Boris Johnson on Friday broke off trade talks with the EU, bringing to a crisis point months of negotiations and throwing down the gauntlet to Brussels to adopt “a fundamental change of approach”.
Downing Street told Michel Barnier, EU trade negotiator, not to come to London for further talks next week unless he was ready to make a new offer that respected the UK as “an independent country”.
The UK prime minister’s threat to end the transition period on January 1 without a trade deal was seen by some as a theatrical gesture, a necessary moment of “crisis” before both sides finally made concessions to reach a deal.
But it created alarm among British businesses, already facing grave difficulties because of coronavirus and now facing the prospect of tariffs on trade with the EU that would be crippling for some sectors.
Michael Gove, the UK’s Cabinet Office minister, has admitted that beef and lamb producers could face tariffs of between 40 per cent and 100 per cent, while carmakers would face export duties of 10 per cent.
Although Mr Johnson insisted Britain would “prosper mightily” under an “Australian-style” arrangement — Canberra has no trade deal with the EU but is trying to negotiate one — senior cabinet ministers want a deal.
Mr Gove and Rishi Sunak, chancellor, have both urged the prime minister to secure a deal and to settle disputes on fisheries — which account for 0.1 per cent of the British economy — and state aid policy.
At a European Council meeting in Brussels there were signs that EU leaders were also keen to get a deal over the line, with Mr Barnier saying he hoped to hold “intensified” talks to secure a deal within three weeks.
Angela Merkel, German chancellor, spoke of the need for compromise on both sides, while Emmanuel Macron, French president, accepted that fishermen in his country would have to accept that access to UK waters would not be “as ambitious” after Brexit.
Mr Macron said the EU was conscious that a deal “will require efforts, particularly from the UK”, adding that “it is the UK a lot more than us that needs an agreement”.
The question now is whether Brussels tries to make use of its perceived upper hand in the negotiation by playing for time and pushing talks closer to the “no deal” cliff edge on January 1.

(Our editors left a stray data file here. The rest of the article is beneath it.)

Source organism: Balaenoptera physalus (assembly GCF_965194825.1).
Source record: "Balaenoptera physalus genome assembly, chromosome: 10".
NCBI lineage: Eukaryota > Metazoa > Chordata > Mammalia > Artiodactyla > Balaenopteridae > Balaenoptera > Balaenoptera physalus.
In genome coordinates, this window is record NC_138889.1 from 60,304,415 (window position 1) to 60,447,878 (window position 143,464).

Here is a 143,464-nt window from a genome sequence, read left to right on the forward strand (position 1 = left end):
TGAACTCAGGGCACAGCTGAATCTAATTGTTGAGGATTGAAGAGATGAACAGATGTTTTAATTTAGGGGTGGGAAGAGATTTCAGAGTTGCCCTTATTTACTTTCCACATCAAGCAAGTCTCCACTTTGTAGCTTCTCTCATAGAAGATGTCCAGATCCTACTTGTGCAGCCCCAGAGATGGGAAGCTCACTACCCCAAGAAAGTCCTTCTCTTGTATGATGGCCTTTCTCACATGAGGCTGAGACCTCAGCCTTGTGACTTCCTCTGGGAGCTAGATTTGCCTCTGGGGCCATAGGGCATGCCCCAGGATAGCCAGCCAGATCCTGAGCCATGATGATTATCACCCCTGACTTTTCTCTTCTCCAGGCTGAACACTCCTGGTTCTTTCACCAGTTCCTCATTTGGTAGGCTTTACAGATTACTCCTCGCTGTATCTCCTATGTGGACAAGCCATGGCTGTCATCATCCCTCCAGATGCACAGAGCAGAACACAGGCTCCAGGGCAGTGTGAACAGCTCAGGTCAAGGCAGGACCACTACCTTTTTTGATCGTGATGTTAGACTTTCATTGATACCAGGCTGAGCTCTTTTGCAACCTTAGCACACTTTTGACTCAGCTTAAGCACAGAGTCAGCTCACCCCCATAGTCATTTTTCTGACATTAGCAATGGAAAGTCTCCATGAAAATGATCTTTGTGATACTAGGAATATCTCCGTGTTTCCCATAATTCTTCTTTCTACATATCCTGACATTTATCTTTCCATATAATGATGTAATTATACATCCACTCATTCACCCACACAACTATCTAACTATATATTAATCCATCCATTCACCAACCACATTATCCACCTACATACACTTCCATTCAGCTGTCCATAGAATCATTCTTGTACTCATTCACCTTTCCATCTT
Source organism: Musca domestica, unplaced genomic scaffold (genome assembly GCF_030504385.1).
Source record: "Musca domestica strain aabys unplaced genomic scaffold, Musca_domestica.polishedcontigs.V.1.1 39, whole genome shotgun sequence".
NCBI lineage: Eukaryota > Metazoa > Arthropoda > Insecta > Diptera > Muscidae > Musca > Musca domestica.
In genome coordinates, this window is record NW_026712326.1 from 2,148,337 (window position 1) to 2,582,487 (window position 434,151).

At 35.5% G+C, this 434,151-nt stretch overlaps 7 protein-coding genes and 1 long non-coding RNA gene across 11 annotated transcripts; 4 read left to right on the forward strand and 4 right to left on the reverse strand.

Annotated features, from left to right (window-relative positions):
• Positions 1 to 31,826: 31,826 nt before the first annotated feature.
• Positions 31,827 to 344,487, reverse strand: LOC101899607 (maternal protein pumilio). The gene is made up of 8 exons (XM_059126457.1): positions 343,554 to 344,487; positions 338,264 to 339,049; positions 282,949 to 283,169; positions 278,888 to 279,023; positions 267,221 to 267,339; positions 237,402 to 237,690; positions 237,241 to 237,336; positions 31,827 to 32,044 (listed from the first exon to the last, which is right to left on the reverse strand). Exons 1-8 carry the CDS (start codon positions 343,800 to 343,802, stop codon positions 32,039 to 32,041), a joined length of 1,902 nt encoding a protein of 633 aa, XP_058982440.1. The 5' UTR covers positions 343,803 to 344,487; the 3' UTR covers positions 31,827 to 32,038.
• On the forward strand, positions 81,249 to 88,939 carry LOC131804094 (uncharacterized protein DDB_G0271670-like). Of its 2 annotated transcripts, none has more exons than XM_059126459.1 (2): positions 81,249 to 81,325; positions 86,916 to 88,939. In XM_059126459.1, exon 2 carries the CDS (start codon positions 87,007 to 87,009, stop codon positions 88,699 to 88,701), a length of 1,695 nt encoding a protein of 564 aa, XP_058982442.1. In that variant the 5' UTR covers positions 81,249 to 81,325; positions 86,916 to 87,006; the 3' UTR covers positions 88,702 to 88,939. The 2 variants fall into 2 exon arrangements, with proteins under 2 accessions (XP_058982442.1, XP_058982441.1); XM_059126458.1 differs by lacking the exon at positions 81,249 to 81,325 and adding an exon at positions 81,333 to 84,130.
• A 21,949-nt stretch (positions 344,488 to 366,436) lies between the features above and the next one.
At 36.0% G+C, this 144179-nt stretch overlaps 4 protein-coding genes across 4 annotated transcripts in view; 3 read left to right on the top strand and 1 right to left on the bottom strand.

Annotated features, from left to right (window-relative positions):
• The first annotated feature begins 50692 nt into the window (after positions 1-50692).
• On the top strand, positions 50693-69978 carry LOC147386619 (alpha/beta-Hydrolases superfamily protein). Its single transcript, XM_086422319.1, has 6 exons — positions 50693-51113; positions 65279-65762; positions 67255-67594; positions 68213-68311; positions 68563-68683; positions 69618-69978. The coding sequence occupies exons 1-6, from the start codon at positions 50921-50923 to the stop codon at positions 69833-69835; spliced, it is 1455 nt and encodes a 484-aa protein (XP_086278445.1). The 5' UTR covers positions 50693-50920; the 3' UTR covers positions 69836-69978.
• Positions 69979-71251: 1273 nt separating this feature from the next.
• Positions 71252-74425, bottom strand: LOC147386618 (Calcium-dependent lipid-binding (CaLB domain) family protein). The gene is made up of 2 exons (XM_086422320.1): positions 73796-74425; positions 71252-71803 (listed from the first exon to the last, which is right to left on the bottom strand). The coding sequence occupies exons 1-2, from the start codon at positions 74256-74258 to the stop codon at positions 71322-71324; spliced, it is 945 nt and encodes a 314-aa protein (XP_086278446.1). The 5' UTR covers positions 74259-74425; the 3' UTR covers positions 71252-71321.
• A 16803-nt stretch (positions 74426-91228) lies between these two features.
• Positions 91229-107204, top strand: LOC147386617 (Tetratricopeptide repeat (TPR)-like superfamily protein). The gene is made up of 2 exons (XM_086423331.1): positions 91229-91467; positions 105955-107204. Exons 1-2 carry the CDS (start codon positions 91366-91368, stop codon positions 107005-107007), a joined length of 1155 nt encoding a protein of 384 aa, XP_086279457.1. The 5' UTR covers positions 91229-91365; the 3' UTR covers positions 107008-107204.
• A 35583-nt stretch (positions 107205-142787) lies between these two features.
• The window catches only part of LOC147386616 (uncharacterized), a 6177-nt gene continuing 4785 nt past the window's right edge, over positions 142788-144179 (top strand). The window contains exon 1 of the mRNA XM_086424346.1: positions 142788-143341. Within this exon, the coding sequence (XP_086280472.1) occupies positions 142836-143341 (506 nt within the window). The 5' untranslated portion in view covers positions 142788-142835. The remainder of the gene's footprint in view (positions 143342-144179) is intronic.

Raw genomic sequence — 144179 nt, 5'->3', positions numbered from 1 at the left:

To try to force the issue to a rapid conclusion, Number 10 was robust in its language. Mr Johnson’s spokesman said that trade talks were “over” after the European Council implied that all future concessions would have to come from the UK side.
Mr Johnson claimed the summit had left him convinced that the EU was not ready to offer the UK a “Canada-style” trade agreement, a reference to a preferential relationship that would minimise tariffs and smooth commercial ties.
In a dramatic televised clip, the UK prime minister said Britain would approach the prospect of leaving the EU single market on January 1 without a trade deal with “high hearts”.
He did not explicitly say he was walking away from talks, but said to the EU: “Only come to us if there is some fundamental change of approach.” He added that, in those circumstances, “of course we would be ready to listen”.
The pound fell 0.3 per cent against the euro after Mr Johnson’s statement at midday, in which he told businesses and travellers to prepare for a new relationship with the EU from January 1 with no trade deal in place — meaning tariffs and quotas on trade in goods and substantial regulatory hurdles to trade in services.
EU officials noted that, despite Mr Johnson’s threat to walk away, much of the future-relationship deal was politically settled, with the negotiations now focused on a core set of sticking points: fishing rights in British waters, level playing field conditions for business, and dispute-settlement arrangements for the trade deal.
In response to Mr Johnson’s comments, the UK’s car industry association warned that a no-deal scenario would have a “devastating impact” and called on both sides to keep talking to avoid “permanent damage”.
Sarah Hendry of the Country Land and Business Association said: “Many farmers are under the most enormous pressure. They fed the nation through lockdown and are on the cusp of readjusting their business for a new life outside the Common Agricultural Policy. Now many face the complete collapse of their market.
“If the EU imposes tariffs, many farmers will no longer have customers for their produce and their businesses could easily collapse.”
Asked by the Financial Times about the potentially serious impact of a no-deal outcome to Brexit trade talks on carmakers and farmers, Mr Johnson said they would adapt to an “Australian exit” and “do very well indeed”.